The study of a total of 80 AOE employees showed that the value type "self-determination" and its underlying values freedom, creativity, independent choice of goals, autonomy and curiosity are particularly important within an agile context. In addition, collaboration and the associated values of trust, openness and respect are considered important by respondents. These "agile values" represent a promising indicator for the fit of successful employees with an agile organization.
Experience-based knowledge plays a central role in information processing and decision-making (Walsh 1995). Especially in an agile context, a key role for experience-based knowledge results from the high personal responsibility of employees and the necessity to make decisions in a constantly changing and complex world of information (VUKA).
At AOE GmbH, the experiences of employees with agility before joining the company were examined with regard to possible implications for personnel selection. Self-awareness (direct experiences) and external experiences (observation / narration of third parties) (Ashford / Fried 1988; Gioia / Manz 1985) were distinguished between the agile and non-agile context. In addition, the evaluation of these experiences (positive / negative) and its significance in terms of entry motivation were recorded.
At AOE GmbH, two types of experience are frequently encountered: the positively evaluated external experience of work in an agile context and the negatively evaluated self-awareness of work in a non-agile context (Kartheininger 2018). Accordingly, in connection with a person's wish to join an agile organization, one can speak of a "path-from-a-non-agile-organization-movement" as well as a "toward-an-agile-organization-movement". Moreover, the majority of respondents have no professional experience (self-awareness) in agile organizations.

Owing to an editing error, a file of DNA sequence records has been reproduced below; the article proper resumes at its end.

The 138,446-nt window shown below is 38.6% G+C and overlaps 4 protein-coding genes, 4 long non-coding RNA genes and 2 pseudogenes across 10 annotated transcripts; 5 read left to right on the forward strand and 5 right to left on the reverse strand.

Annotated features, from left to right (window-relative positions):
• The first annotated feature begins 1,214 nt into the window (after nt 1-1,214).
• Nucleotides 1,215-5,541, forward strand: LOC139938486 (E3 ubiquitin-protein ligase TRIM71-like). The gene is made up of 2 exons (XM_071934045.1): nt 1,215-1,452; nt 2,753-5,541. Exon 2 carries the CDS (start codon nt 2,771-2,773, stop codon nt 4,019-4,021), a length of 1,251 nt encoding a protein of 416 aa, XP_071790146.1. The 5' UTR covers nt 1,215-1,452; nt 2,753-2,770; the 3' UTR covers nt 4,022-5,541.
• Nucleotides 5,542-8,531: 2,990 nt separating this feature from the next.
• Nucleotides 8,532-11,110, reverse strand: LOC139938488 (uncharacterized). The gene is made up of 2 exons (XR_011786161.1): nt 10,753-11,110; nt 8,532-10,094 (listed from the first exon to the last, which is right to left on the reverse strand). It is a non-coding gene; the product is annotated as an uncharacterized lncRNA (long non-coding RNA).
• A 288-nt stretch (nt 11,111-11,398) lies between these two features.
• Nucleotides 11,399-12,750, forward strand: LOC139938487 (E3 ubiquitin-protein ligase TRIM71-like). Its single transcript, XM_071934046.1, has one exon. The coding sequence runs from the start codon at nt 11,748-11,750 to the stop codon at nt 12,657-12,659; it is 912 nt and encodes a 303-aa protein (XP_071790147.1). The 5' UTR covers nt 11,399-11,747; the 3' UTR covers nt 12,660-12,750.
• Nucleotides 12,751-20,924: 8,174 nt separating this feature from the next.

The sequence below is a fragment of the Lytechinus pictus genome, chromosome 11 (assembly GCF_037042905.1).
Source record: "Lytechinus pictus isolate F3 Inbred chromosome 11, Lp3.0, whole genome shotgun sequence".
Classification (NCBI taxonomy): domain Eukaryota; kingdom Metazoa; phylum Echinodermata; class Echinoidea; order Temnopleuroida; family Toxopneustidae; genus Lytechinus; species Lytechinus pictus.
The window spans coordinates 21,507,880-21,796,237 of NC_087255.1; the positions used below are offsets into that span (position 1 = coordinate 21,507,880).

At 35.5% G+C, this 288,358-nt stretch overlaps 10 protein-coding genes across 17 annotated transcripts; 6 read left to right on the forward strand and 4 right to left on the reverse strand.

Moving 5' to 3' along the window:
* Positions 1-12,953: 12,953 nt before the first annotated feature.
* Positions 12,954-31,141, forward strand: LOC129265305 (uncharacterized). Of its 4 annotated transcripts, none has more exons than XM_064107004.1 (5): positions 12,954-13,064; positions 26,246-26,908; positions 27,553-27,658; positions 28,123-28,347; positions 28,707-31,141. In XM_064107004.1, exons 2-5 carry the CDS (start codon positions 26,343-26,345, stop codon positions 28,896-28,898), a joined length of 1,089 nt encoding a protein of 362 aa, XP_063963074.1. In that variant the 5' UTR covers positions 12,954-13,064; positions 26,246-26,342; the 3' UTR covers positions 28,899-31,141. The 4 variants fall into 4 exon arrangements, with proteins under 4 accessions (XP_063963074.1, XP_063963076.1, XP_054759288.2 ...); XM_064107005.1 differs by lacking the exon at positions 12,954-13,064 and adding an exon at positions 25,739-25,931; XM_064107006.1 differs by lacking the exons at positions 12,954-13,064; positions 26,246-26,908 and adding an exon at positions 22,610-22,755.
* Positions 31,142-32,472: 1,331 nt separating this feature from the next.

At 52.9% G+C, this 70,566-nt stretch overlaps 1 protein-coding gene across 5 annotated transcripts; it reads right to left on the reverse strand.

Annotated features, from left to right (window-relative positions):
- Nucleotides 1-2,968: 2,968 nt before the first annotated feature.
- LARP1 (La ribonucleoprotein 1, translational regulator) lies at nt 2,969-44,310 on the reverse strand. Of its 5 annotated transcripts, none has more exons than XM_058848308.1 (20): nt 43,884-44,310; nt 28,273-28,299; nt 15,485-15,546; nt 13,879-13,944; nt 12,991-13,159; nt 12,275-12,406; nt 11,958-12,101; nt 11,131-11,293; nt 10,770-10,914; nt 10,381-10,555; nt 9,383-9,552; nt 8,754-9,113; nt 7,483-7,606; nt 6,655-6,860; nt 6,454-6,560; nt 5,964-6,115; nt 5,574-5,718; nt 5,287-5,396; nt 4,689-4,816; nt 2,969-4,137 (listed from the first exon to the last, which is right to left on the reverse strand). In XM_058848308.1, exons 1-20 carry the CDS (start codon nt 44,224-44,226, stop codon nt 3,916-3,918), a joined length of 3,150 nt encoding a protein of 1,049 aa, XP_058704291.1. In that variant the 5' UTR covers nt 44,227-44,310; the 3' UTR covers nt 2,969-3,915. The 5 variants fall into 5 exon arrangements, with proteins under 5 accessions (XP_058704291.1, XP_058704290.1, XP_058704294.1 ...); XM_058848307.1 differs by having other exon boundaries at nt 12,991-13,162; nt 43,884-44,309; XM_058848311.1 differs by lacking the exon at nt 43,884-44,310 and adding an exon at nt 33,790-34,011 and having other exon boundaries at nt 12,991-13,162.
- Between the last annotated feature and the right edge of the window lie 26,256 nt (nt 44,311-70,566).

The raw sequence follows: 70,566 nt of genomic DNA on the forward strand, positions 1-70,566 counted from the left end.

The challenge for personnel selection in agile organizations is to identify suitable applicants despite their frequently lacking agile self-awareness. In this context, it seems reasonable to compare their negatively evaluated experiences in the non-agile context with regard to the framework conditions of the agile organization.
The third dimension of the agile mindset is the development and promotion of competencies that promise success in agile companies. Four agility competences (Zhang / Sharifi 2000) seem to be particularly relevant here:
Employees who have developed these competencies relevant to the individual have the appropriate skills and abilities to operate successfully in agile companies. Combined with the aforementioned values and the experiences reported by others as well as one's own self-awareness with regard to working in agile contexts, the multidimensional construct of an "agile mindset" emerges
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The agile mindset is a multidimensional construct. By considering the dimensions of values, experience, and competencies, it is accordingly considered a suitable indicator for evaluating the fit of an employee to an agile company. Therefore, the agile mindset plays an important role in the selection and development of personnel.